Title IX Prohibits Sexual Harassment and Sexual Violence Where You Go to School
Title IX of the Education Amendments of 1972 (“Title IX”), 20 U.S.C. §1681 et seq., is a Federal civil rights law that prohibits discrimination on the basis of sex in education programs and activities. All public and private elementary and secondary schools, school districts, colleges, and universities (hereinafter “schools”) receiving any Federal funds must comply with Title IX. Under Title IX, discrimination on the basis of sex can include sexual harassment or sexual violence, such as rape, sexual assault, sexual battery, and sexual coercion.
Below is additional information regarding the specific requirements of Title IX as they pertain to sexual harassment and sexual violence.
What are a school’s responsibilities to address sexual harassment and sexual violence?
A school has a responsibility to respond promptly and effectively. If a school knows or reasonably should know about sexual harassment or sexual violence that creates a hostile environment, the school must take immediate action to eliminate the sexual harassment or sexual violence, prevent its recurrence, and address its effects.
Even if a student or his or her parent does not want to file a complaint or does not request that the school take any action on the student’s behalf, if a school knows or reasonably should know about possible sexual harassment or sexual violence, it must promptly investigate to determine what occurred and then take appropriate steps to resolve the situation.
A criminal investigation into allegations of sexual harassment or sexual violence does not relieve the school of its duty under Title IX to resolve complaints promptly and equitably.
What procedures must a school have in place to prevent sexual harassment and sexual violence and resolve complaints?
Every School Must Have And Distribute A Policy Against Sex Discrimination
Title IX requires that each school publish a policy that it does not discriminate on the basis of sex in its education programs and activities. This notice must be widely distributed and available on an on-going basis.
The policy must state that inquiries concerning Title IX may be referred to the school’s Title IX coordinator or to Office of Civil Rights (OCR).
Every School Must Have A Title IX Coordinator
Every school must designate at least one employee who is responsible for coordinating the school’s compliance with Title IX. This person is sometimes referred to as the Title IX coordinator. Schools must notify all students and employees of the name or title and contact information of the Title IX coordinator.
The coordinator’s responsibilities include overseeing all complaints of sex discrimination and identifying and addressing any patterns or systemic problems that arise during the review of such complaints.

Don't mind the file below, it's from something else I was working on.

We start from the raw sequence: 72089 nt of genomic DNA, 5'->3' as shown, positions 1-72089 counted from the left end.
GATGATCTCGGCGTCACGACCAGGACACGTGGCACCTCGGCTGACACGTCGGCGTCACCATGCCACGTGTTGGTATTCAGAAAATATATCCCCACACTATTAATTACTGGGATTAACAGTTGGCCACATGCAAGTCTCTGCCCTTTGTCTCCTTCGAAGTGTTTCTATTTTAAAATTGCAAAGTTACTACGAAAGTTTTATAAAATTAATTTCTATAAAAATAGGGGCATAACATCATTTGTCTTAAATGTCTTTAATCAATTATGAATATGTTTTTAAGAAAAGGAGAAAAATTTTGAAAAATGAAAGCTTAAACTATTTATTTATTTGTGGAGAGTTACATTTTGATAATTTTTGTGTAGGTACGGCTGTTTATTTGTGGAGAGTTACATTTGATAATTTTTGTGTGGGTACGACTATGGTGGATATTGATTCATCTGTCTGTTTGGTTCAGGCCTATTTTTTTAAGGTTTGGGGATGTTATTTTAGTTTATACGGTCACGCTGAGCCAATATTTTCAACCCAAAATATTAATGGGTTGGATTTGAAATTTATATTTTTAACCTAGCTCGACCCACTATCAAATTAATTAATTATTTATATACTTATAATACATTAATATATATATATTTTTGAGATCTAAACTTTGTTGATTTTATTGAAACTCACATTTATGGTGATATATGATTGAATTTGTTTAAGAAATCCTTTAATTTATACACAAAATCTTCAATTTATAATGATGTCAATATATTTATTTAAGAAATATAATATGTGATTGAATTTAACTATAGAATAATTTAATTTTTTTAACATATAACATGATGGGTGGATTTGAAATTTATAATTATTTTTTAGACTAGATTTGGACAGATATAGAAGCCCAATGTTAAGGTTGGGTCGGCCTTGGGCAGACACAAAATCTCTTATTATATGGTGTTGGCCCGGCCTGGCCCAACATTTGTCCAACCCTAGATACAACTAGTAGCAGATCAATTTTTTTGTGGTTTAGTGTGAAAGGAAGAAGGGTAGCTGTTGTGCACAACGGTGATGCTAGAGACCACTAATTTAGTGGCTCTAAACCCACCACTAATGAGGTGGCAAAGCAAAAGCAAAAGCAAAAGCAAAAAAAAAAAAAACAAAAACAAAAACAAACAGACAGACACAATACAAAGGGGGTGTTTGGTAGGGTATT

Every School Must Have And Make Known Procedures For Students To File Complaints Of Sex Discrimination.
Title IX requires schools to adopt and publish grievance procedures for students to file complaints of sex discrimination, including complaints of sexual harassment or sexual violence. Schools can use general disciplinary procedures to address complaints of sex discrimination. But all procedures must provide for prompt and equitable resolution of sex discrimination complaints.
Every complainant has the right to present his or her case. This includes the right to adequate, reliable, and impartial investigation of complaints, the right to have an equal opportunity to present witnesses and other evidence, and the right to the same appeal processes, for both parties.
Every complainant has the right to be notified of the time frame within which: (a) the school will conduct a full investigation of the complaint; (b) the parties will be notified of the outcome of the complaint; and (c) the parties may file an appeal, if applicable.
Every complainant has the right for the complaint to be decided using a preponderance of the evidence standard (i.e., it is more likely than not that sexual harassment or violence occurred).
Every complainant has the right to be notified, in writing, of the outcome of the complaint.
Even though federal privacy laws limit disclosure of certain information in disciplinary proceedings:
Schools must disclose to the complainant information about the sanction imposed on the perpetrator when the sanction directly relates to the harassed student. This includes an order that the harasser stay away from the harassed student, or that the harasser is prohibited from attending school for a period of time, or transferred to other classes or another residence hall.
Additionally, the Clery Act (20 U.S.C. §1092(f)), which only applies to postsecondary institutions, requires that both parties be informed of the outcome, including sanction information, of any institutional proceeding alleging a sex offense. Therefore, colleges and universities may not require a complainant to abide by a non-disclosure agreement, in writing or otherwise.
The grievance procedures may include voluntary informal methods (e.g., mediation) for resolving some types of sexual harassment complaints. However, the complainant must be notified of the right to end the informal process at any time and begin the formal stage of the complaint process. In cases involving allegations of sexual assault, mediation is not appropriate.